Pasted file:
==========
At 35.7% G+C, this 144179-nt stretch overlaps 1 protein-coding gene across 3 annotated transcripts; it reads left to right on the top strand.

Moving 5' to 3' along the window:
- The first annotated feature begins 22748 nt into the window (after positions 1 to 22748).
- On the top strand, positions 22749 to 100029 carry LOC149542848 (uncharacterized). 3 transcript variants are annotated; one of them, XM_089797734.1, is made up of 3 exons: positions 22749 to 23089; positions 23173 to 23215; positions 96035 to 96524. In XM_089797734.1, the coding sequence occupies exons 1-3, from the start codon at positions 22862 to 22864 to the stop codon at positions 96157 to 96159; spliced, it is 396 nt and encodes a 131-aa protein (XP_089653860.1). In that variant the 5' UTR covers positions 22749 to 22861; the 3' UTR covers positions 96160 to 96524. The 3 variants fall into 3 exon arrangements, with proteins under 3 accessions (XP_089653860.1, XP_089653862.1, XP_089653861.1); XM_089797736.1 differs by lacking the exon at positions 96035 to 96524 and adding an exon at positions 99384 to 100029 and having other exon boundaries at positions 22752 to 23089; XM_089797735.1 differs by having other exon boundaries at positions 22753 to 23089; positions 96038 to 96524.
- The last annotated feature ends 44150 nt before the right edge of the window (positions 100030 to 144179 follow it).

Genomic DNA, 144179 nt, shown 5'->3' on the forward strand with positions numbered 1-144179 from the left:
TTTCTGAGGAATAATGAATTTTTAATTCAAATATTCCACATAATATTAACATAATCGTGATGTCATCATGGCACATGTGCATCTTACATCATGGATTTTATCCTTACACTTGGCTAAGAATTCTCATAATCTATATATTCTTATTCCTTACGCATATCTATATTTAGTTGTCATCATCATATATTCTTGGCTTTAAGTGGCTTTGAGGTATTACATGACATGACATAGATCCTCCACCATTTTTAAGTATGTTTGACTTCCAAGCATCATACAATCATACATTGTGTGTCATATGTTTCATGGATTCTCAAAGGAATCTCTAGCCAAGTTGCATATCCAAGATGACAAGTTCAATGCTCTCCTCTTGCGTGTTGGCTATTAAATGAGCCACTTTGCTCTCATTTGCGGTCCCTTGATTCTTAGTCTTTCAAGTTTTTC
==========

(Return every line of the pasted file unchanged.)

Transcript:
At 35.7% G+C, this 144179-nt stretch overlaps 1 protein-coding gene across 3 annotated transcripts; it reads left to right on the top strand.

Moving 5' to 3' along the window:
- The first annotated feature begins 22748 nt into the window (after positions 1 to 22748).
- On the top strand, positions 22749 to 100029 carry LOC149542848 (uncharacterized). 3 transcript variants are annotated; one of them, XM_089797734.1, is made up of 3 exons: positions 22749 to 23089; positions 23173 to 23215; positions 96035 to 96524. In XM_089797734.1, the coding sequence occupies exons 1-3, from the start codon at positions 22862 to 22864 to the stop codon at positions 96157 to 96159; spliced, it is 396 nt and encodes a 131-aa protein (XP_089653860.1). In that variant the 5' UTR covers positions 22749 to 22861; the 3' UTR covers positions 96160 to 96524. The 3 variants fall into 3 exon arrangements, with proteins under 3 accessions (XP_089653860.1, XP_089653862.1, XP_089653861.1); XM_089797736.1 differs by lacking the exon at positions 96035 to 96524 and adding an exon at positions 99384 to 100029 and having other exon boundaries at positions 22752 to 23089; XM_089797735.1 differs by having other exon boundaries at positions 22753 to 23089; positions 96038 to 96524.
- The last annotated feature ends 44150 nt before the right edge of the window (positions 100030 to 144179 follow it).

Genomic DNA, 144179 nt, shown 5'->3' on the forward strand with positions numbered 1-144179 from the left:
TTTCTGAGGAATAATGAATTTTTAATTCAAATATTCCACATAATATTAACATAATCGTGATGTCATCATGGCACATGTGCATCTTACATCATGGATTTTATCCTTACACTTGGCTAAGAATTCTCATAATCTATATATTCTTATTCCTTACGCATATCTATATTTAGTTGTCATCATCATATATTCTTGGCTTTAAGTGGCTTTGAGGTATTACATGACATGACATAGATCCTCCACCATTTTTAAGTATGTTTGACTTCCAAGCATCATACAATCATACATTGTGTGTCATATGTTTCATGGATTCTCAAAGGAATCTCTAGCCAAGTTGCATATCCAAGATGACAAGTTCAATGCTCTCCTCTTGCGTGTTGGCTATTAAATGAGCCACTTTGCTCTCATTTGCGGTCCCTTGATTCTTAGTCTTTCAAGTTTTTC